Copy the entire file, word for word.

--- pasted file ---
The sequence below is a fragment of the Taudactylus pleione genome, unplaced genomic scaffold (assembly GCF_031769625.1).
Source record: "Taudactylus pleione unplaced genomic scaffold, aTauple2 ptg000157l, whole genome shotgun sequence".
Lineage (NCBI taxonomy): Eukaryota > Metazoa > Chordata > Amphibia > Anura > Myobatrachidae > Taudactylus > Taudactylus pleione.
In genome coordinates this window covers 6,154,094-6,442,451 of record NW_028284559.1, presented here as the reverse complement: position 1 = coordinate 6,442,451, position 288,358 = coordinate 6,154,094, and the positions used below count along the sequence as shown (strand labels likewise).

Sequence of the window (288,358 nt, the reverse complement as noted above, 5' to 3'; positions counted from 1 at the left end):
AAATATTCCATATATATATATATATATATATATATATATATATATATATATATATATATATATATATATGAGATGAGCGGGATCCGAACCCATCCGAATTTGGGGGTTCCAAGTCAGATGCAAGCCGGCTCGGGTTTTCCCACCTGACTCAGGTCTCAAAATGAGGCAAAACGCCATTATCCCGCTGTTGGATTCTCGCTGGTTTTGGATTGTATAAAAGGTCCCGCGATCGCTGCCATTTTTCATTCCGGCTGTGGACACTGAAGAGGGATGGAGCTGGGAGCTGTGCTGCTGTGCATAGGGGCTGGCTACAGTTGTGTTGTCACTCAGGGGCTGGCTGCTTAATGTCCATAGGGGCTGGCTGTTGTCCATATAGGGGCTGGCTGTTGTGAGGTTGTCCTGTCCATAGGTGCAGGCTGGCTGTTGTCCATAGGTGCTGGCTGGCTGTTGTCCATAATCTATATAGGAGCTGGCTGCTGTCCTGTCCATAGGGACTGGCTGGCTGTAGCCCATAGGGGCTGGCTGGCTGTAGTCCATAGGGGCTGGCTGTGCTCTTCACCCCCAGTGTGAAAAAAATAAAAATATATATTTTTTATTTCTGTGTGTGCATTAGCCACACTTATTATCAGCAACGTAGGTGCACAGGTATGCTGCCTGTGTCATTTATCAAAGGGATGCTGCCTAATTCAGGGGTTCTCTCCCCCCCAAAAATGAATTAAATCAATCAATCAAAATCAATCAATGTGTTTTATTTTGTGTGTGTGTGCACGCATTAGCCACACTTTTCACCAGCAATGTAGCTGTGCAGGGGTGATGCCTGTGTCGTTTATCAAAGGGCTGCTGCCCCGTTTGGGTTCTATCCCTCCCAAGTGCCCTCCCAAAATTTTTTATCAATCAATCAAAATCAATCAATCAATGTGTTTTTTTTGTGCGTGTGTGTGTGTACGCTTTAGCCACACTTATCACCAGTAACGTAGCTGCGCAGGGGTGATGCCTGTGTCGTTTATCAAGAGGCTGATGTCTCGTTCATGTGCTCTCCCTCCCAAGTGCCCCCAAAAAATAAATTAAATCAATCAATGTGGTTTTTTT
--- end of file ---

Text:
The sequence below is a fragment of the Taudactylus pleione genome, unplaced genomic scaffold (assembly GCF_031769625.1).
Source record: "Taudactylus pleione unplaced genomic scaffold, aTauple2 ptg000157l, whole genome shotgun sequence".
Lineage (NCBI taxonomy): Eukaryota > Metazoa > Chordata > Amphibia > Anura > Myobatrachidae > Taudactylus > Taudactylus pleione.
In genome coordinates this window covers 6,154,094-6,442,451 of record NW_028284559.1, presented here as the reverse complement: position 1 = coordinate 6,442,451, position 288,358 = coordinate 6,154,094, and the positions used below count along the sequence as shown (strand labels likewise).

Sequence of the window (288,358 nt, the reverse complement as noted above, 5' to 3'; positions counted from 1 at the left end):
AAATATTCCATATATATATATATATATATATATATATATATATATATATATATATATATATATATATATGAGATGAGCGGGATCCGAACCCATCCGAATTTGGGGGTTCCAAGTCAGATGCAAGCCGGCTCGGGTTTTCCCACCTGACTCAGGTCTCAAAATGAGGCAAAACGCCATTATCCCGCTGTTGGATTCTCGCTGGTTTTGGATTGTATAAAAGGTCCCGCGATCGCTGCCATTTTTCATTCCGGCTGTGGACACTGAAGAGGGATGGAGCTGGGAGCTGTGCTGCTGTGCATAGGGGCTGGCTACAGTTGTGTTGTCACTCAGGGGCTGGCTGCTTAATGTCCATAGGGGCTGGCTGTTGTCCATATAGGGGCTGGCTGTTGTGAGGTTGTCCTGTCCATAGGTGCAGGCTGGCTGTTGTCCATAGGTGCTGGCTGGCTGTTGTCCATAATCTATATAGGAGCTGGCTGCTGTCCTGTCCATAGGGACTGGCTGGCTGTAGCCCATAGGGGCTGGCTGGCTGTAGTCCATAGGGGCTGGCTGTGCTCTTCACCCCCAGTGTGAAAAAAATAAAAATATATATTTTTTATTTCTGTGTGTGCATTAGCCACACTTATTATCAGCAACGTAGGTGCACAGGTATGCTGCCTGTGTCATTTATCAAAGGGATGCTGCCTAATTCAGGGGTTCTCTCCCCCCCAAAAATGAATTAAATCAATCAATCAAAATCAATCAATGTGTTTTATTTTGTGTGTGTGTGCACGCATTAGCCACACTTTTCACCAGCAATGTAGCTGTGCAGGGGTGATGCCTGTGTCGTTTATCAAAGGGCTGCTGCCCCGTTTGGGTTCTATCCCTCCCAAGTGCCCTCCCAAAATTTTTTATCAATCAATCAAAATCAATCAATCAATGTGTTTTTTTTGTGCGTGTGTGTGTGTACGCTTTAGCCACACTTATCACCAGTAACGTAGCTGCGCAGGGGTGATGCCTGTGTCGTTTATCAAGAGGCTGATGTCTCGTTCATGTGCTCTCCCTCCCAAGTGCCCCCAAAAAATAAATTAAATCAATCAATGTGGTTTTTTT